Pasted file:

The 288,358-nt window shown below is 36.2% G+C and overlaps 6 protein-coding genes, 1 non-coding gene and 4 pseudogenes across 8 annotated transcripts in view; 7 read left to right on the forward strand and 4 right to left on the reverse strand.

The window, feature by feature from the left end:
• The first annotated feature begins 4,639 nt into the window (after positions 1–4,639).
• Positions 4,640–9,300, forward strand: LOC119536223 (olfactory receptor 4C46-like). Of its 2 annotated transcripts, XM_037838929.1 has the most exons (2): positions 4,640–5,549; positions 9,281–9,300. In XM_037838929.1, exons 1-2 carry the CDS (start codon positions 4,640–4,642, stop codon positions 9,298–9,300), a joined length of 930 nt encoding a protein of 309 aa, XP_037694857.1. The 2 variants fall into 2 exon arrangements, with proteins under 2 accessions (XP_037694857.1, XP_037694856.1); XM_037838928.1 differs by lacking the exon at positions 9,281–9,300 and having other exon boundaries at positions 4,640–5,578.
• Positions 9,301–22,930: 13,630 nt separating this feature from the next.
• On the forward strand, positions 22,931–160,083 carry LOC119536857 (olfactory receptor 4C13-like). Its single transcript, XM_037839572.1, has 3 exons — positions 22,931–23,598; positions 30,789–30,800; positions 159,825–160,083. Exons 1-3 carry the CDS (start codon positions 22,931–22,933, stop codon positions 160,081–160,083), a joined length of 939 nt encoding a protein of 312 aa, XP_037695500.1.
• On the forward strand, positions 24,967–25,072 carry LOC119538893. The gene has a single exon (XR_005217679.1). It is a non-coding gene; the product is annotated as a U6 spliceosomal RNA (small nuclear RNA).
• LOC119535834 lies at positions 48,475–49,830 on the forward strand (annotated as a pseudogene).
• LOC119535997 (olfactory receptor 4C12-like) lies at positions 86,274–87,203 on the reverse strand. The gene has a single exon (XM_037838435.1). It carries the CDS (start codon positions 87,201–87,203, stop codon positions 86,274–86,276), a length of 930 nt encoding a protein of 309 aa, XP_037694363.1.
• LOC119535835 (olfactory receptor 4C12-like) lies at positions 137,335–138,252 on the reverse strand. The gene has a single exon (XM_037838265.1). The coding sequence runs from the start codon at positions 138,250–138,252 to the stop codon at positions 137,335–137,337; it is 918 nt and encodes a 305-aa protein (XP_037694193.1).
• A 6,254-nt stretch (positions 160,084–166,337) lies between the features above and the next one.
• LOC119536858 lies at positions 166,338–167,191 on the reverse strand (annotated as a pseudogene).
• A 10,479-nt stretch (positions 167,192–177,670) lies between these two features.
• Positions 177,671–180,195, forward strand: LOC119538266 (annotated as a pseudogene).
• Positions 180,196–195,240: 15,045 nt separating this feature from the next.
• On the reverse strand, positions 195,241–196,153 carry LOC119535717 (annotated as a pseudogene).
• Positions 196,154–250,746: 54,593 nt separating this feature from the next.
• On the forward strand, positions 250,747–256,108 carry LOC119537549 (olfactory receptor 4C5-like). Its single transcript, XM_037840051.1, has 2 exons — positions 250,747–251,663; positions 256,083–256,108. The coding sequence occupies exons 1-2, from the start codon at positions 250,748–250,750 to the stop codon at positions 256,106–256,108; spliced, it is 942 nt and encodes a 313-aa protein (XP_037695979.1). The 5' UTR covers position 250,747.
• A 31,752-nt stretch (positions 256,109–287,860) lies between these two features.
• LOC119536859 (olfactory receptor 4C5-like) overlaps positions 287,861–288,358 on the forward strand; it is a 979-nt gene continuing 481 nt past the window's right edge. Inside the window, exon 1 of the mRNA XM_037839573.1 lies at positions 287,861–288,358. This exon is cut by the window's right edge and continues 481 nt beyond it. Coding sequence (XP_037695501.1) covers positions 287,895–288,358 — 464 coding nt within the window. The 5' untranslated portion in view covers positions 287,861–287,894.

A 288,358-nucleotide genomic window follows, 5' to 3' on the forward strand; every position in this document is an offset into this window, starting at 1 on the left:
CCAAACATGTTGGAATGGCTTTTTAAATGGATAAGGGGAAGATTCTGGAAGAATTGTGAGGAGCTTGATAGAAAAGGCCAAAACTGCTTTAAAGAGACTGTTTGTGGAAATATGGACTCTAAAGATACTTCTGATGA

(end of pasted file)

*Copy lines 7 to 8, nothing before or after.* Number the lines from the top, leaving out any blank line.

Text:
• On the forward strand, positions 24,967–25,072 carry LOC119538893. The gene has a single exon (XR_005217679.1). It is a non-coding gene; the product is annotated as a U6 spliceosomal RNA (small nuclear RNA).
• LOC119535834 lies at positions 48,475–49,830 on the forward strand (annotated as a pseudogene).